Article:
Home Fix

Cracks form as weather and humidity inside the home change


McClatchy-Tribune News Service

Q: Every year, I notice cracks in the walls above some doors, and the latches don’t work. I fix the cracks, but I don’t know how to fix the latch and the door will not lock. I can use a few tools, but I need to know what to do to assure privacy in those rooms.

A: Cracks form as the weather changes and the humidity inside the home changes. The lumber that makes up the frame of the walls, floors and ceiling can be affected by slight changes in humidity.

As the wood used for the floor joists swells, the very slight movement can cause the drywall or plaster to crack. The crack usually appears at a window or at a door that is close to an exterior wall. The crack normally will not grow beyond the openings where the stress is relieved. I often find the cracks above the doors between the master bedroom and the master bathroom.

Once the cracks have been patched, they are likely to reappear with the changing season. When the door does not latch because the door is at an angle with the door’s frame, you can rework the strike plate by making its opening larger. The strike plate is the piece of metal on the door’s frame that accepts the bolt when the door is closed. The bolt is what is attached to the door’s knobs.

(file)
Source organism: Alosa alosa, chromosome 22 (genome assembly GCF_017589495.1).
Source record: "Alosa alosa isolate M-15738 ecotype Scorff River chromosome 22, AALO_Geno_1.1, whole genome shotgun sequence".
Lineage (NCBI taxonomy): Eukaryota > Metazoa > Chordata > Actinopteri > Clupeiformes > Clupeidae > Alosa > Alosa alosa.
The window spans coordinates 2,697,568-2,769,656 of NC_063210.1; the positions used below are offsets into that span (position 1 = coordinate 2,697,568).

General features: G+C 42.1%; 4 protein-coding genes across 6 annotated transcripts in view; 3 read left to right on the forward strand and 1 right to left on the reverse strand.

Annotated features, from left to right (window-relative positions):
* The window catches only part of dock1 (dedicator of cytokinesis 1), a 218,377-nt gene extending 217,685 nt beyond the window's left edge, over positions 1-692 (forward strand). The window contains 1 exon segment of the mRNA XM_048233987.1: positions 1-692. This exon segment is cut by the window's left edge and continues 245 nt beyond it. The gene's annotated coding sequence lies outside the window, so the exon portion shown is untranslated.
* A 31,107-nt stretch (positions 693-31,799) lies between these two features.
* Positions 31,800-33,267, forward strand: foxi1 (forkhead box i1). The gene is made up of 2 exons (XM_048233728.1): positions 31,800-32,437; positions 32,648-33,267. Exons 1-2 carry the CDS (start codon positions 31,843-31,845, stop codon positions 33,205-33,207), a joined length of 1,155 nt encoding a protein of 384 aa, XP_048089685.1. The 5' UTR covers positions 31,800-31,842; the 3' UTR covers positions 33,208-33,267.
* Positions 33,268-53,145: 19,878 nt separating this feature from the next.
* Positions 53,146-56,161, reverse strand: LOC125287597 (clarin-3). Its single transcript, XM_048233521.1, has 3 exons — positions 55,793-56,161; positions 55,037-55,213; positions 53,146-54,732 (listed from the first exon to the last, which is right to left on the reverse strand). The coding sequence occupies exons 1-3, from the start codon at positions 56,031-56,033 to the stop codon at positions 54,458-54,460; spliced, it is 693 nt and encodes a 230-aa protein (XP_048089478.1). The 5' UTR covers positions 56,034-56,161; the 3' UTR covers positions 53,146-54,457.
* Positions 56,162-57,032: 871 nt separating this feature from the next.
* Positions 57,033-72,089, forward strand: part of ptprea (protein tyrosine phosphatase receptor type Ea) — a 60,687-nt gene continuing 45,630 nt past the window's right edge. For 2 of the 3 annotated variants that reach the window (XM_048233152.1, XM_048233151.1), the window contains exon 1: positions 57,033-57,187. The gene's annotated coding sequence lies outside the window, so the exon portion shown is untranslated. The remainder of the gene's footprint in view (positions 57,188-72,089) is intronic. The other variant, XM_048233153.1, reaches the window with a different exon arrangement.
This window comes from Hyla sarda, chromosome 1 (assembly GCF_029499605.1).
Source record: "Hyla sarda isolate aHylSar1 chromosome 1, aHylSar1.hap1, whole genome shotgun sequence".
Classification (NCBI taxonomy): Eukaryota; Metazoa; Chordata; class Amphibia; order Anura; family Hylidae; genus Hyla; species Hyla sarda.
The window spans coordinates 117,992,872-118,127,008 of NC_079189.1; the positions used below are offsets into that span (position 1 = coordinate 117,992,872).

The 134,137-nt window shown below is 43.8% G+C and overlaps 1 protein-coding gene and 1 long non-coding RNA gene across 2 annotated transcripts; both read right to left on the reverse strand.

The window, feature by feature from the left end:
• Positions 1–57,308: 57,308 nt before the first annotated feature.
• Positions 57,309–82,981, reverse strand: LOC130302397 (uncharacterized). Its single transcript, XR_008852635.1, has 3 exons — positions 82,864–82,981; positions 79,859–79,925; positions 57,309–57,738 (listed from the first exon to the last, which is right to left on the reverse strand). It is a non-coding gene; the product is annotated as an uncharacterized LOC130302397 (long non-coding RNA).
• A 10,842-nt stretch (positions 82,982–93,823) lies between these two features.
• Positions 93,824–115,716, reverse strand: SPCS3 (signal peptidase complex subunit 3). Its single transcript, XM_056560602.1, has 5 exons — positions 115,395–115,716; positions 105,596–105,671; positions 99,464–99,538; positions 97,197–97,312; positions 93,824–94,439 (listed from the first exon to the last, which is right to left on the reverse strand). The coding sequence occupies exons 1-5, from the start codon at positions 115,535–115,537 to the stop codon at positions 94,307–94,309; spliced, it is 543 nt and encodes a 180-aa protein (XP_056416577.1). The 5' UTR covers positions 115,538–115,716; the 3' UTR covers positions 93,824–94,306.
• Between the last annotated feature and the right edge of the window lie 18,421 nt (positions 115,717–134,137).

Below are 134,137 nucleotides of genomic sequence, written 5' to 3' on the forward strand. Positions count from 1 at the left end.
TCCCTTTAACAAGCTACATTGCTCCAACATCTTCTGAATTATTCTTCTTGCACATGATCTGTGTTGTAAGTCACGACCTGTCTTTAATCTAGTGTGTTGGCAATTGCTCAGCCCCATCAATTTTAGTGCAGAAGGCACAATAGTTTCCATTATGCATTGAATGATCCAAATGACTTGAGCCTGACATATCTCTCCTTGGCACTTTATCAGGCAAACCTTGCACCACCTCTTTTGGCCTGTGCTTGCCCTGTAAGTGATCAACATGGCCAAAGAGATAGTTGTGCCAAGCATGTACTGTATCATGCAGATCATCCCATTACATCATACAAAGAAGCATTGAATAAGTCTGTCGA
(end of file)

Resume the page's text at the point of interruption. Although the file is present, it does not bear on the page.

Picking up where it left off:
Use a crayon or lipstick to mark the end of the door’s bolt. Close and then open the door and the colored bolt will leave a mark on the strike plate indicating whether the bolt is hitting high or low on the strike plate. Remove the strike plate and use a rattail file to enlarge the opening at the top or at the bottom of the plate. Do not enlarge the sides of the plate or file too close to the holes for the screws.

Another type of door-latching problem occurs when the door or the door’s frame is swollen. You'll notice this when you have to push hard on the door for it to latch. For this problem, you can purchase an adjustable strike plate that can be adjusted from side to side or again use the rattail file to enlarge the opening. Adjustable strike plates can be purchased online for less than $10.

C. Dwight Barnett is a certified master inspector with the American Society of Home Inspectors. Write to C. Dwight Barnett, Evansville Courier & Press, P.O. Box 268, Evansville, Ind. 47702 or email him at d.Barnett@insightbb.com.

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